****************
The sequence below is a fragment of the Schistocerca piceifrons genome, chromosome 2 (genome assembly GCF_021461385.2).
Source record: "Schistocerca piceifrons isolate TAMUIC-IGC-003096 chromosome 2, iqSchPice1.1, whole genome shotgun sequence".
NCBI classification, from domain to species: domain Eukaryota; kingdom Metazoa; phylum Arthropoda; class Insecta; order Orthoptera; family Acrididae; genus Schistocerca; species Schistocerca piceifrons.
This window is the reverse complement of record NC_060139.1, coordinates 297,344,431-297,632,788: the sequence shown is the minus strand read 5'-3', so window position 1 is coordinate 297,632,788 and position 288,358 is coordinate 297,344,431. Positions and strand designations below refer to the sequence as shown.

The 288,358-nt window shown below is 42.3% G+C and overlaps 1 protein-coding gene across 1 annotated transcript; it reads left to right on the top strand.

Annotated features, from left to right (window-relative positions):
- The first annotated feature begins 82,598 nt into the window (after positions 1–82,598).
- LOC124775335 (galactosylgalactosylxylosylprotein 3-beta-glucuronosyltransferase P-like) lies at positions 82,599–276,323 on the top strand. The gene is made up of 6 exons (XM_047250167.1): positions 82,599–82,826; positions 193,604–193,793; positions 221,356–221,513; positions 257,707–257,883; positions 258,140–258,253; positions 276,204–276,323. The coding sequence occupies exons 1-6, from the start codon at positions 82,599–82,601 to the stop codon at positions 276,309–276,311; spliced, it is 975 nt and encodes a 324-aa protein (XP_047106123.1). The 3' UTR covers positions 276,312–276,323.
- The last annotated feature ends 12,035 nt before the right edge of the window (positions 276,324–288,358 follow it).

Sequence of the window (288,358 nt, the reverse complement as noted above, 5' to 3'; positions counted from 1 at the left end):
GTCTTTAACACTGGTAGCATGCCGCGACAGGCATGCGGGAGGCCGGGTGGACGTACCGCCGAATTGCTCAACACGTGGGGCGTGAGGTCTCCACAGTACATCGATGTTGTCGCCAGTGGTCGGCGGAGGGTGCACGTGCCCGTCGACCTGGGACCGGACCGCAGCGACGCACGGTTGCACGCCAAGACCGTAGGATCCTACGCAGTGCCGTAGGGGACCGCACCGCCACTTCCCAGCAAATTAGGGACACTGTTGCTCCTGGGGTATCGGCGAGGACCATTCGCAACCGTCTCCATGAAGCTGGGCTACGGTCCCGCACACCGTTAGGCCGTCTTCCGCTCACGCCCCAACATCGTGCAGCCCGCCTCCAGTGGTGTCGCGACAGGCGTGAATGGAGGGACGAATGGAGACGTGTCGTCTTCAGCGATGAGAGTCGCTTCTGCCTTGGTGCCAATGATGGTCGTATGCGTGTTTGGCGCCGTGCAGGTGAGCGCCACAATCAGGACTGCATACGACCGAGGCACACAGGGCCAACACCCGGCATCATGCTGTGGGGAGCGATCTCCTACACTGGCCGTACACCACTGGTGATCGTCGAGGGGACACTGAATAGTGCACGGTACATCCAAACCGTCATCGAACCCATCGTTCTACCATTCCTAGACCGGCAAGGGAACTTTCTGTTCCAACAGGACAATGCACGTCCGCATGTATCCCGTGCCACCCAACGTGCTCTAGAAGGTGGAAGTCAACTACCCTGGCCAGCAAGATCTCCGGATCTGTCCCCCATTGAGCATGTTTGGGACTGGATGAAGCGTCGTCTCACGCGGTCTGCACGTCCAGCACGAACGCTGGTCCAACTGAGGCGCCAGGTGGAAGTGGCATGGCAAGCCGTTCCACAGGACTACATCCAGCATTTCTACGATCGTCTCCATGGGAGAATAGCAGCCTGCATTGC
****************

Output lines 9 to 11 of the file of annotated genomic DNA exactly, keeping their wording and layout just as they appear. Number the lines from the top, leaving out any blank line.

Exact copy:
- The last annotated feature ends 12,035 nt before the right edge of the window (positions 276,324–288,358 follow it).

Sequence of the window (288,358 nt, the reverse complement as noted above, 5' to 3'; positions counted from 1 at the left end):
GTCTTTAACACTGGTAGCATGCCGCGACAGGCATGCGGGAGGCCGGGTGGACGTACCGCCGAATTGCTCAACACGTGGGGCGTGAGGTCTCCACAGTACATCGATGTTGTCGCCAGTGGTCGGCGGAGGGTGCACGTGCCCGTCGACCTGGGACCGGACCGCAGCGACGCACGGTTGCACGCCAAGACCGTAGGATCCTACGCAGTGCCGTAGGGGACCGCACCGCCACTTCCCAGCAAATTAGGGACACTGTTGCTCCTGGGGTATCGGCGAGGACCATTCGCAACCGTCTCCATGAAGCTGGGCTACGGTCCCGCACACCGTTAGGCCGTCTTCCGCTCACGCCCCAACATCGTGCAGCCCGCCTCCAGTGGTGTCGCGACAGGCGTGAATGGAGGGACGAATGGAGACGTGTCGTCTTCAGCGATGAGAGTCGCTTCTGCCTTGGTGCCAATGATGGTCGTATGCGTGTTTGGCGCCGTGCAGGTGAGCGCCACAATCAGGACTGCATACGACCGAGGCACACAGGGCCAACACCCGGCATCATGCTGTGGGGAGCGATCTCCTACACTGGCCGTACACCACTGGTGATCGTCGAGGGGACACTGAATAGTGCACGGTACATCCAAACCGTCATCGAACCCATCGTTCTACCATTCCTAGACCGGCAAGGGAACTTTCTGTTCCAACAGGACAATGCACGTCCGCATGTATCCCGTGCCACCCAACGTGCTCTAGAAGGTGGAAGTCAACTACCCTGGCCAGCAAGATCTCCGGATCTGTCCCCCATTGAGCATGTTTGGGACTGGATGAAGCGTCGTCTCACGCGGTCTGCACGTCCAGCACGAACGCTGGTCCAACTGAGGCGCCAGGTGGAAGTGGCATGGCAAGCCGTTCCACAGGACTACATCCAGCATTTCTACGATCGTCTCCATGGGAGAATAGCAGCCTGCATTGC